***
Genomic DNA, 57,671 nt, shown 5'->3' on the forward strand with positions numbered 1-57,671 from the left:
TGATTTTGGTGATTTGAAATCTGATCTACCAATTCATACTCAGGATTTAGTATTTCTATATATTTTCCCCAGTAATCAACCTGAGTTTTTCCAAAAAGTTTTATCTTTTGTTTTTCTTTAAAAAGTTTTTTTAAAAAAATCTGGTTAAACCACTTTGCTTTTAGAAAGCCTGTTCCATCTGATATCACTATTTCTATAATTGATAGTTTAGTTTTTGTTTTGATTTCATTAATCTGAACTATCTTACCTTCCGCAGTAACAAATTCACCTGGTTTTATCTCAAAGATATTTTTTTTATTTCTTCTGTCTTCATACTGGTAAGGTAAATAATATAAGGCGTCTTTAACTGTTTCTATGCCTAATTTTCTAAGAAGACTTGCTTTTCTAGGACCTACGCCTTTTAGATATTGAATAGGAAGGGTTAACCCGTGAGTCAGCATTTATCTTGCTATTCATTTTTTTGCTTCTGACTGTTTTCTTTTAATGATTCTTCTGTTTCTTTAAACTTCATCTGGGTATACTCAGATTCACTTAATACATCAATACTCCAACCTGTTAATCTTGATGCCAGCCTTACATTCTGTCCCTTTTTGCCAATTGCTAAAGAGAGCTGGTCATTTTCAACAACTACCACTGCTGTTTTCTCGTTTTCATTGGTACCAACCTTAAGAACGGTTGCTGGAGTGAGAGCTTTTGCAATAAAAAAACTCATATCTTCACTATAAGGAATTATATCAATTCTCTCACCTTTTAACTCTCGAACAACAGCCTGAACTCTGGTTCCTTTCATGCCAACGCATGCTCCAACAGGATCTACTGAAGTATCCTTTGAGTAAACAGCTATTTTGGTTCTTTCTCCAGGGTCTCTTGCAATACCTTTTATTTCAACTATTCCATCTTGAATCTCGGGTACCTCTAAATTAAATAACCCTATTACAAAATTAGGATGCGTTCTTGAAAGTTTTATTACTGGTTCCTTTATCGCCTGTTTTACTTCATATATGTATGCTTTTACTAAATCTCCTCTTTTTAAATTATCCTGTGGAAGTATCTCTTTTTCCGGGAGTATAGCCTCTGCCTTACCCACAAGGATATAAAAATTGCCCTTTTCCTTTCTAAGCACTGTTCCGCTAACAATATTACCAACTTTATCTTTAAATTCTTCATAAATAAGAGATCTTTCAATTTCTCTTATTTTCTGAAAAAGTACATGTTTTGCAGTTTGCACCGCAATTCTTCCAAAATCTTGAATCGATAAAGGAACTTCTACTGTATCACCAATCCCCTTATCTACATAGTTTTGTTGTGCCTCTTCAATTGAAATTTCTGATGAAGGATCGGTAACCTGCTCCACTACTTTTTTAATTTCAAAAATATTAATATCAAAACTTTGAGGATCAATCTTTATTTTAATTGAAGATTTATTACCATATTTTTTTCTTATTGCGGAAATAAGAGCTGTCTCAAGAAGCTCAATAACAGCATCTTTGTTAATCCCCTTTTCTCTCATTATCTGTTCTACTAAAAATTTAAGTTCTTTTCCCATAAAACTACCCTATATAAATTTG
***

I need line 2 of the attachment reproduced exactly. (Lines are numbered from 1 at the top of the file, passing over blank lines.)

TGATTTTGGTGATTTGAAATCTGATCTACCAATTCATACTCAGGATTTAGTATTTCTATATATTTTCCCCAGTAATCAACCTGAGTTTTTCCAAAAAGTTTTATCTTTTGTTTTTCTTTAAAAAGTTTTTTTAAAAAAATCTGGTTAAACCACTTTGCTTTTAGAAAGCCTGTTCCATCTGATATCACTATTTCTATAATTGATAGTTTAGTTTTTGTTTTGATTTCATTAATCTGAACTATCTTACCTTCCGCAGTAACAAATTCACCTGGTTTTATCTCAAAGATATTTTTTTTATTTCTTCTGTCTTCATACTGGTAAGGTAAATAATATAAGGCGTCTTTAACTGTTTCTATGCCTAATTTTCTAAGAAGACTTGCTTTTCTAGGACCTACGCCTTTTAGATATTGAATAGGAAGGGTTAACCCGTGAGTCAGCATTTATCTTGCTATTCATTTTTTTGCTTCTGACTGTTTTCTTTTAATGATTCTTCTGTTTCTTTAAACTTCATCTGGGTATACTCAGATTCACTTAATACATCAATACTCCAACCTGTTAATCTTGATGCCAGCCTTACATTCTGTCCCTTTTTGCCAATTGCTAAAGAGAGCTGGTCATTTTCAACAACTACCACTGCTGTTTTCTCGTTTTCATTGGTACCAACCTTAAGAACGGTTGCTGGAGTGAGAGCTTTTGCAATAAAAAAACTCATATCTTCACTATAAGGAATTATATCAATTCTCTCACCTTTTAACTCTCGAACAACAGCCTGAACTCTGGTTCCTTTCATGCCAACGCATGCTCCAACAGGATCTACTGAAGTATCCTTTGAGTAAACAGCTATTTTGGTTCTTTCTCCAGGGTCTCTTGCAATACCTTTTATTTCAACTATTCCATCTTGAATCTCGGGTACCTCTAAATTAAATAACCCTATTACAAAATTAGGATGCGTTCTTGAAAGTTTTATTACTGGTTCCTTTATCGCCTGTTTTACTTCATATATGTATGCTTTTACTAAATCTCCTCTTTTTAAATTATCCTGTGGAAGTATCTCTTTTTCCGGGAGTATAGCCTCTGCCTTACCCACAAGGATATAAAAATTGCCCTTTTCCTTTCTAAGCACTGTTCCGCTAACAATATTACCAACTTTATCTTTAAATTCTTCATAAATAAGAGATCTTTCAATTTCTCTTATTTTCTGAAAAAGTACATGTTTTGCAGTTTGCACCGCAATTCTTCCAAAATCTTGAATCGATAAAGGAACTTCTACTGTATCACCAATCCCCTTATCTACATAGTTTTGTTGTGCCTCTTCAATTGAAATTTCTGATGAAGGATCGGTAACCTGCTCCACTACTTTTTTAATTTCAAAAATATTAATATCAAAACTTTGAGGATCAATCTTTATTTTAATTGAAGATTTATTACCATATTTTTTTCTTATTGCGGAAATAAGAGCTGTCTCAAGAAGCTCAATAACAGCATCTTTGTTAATCCCCTTTTCTCTCATTATCTGTTCTACTAAAAATTTAAGTTCTTTTCCCATAAAACTACCCTATATAAATTTG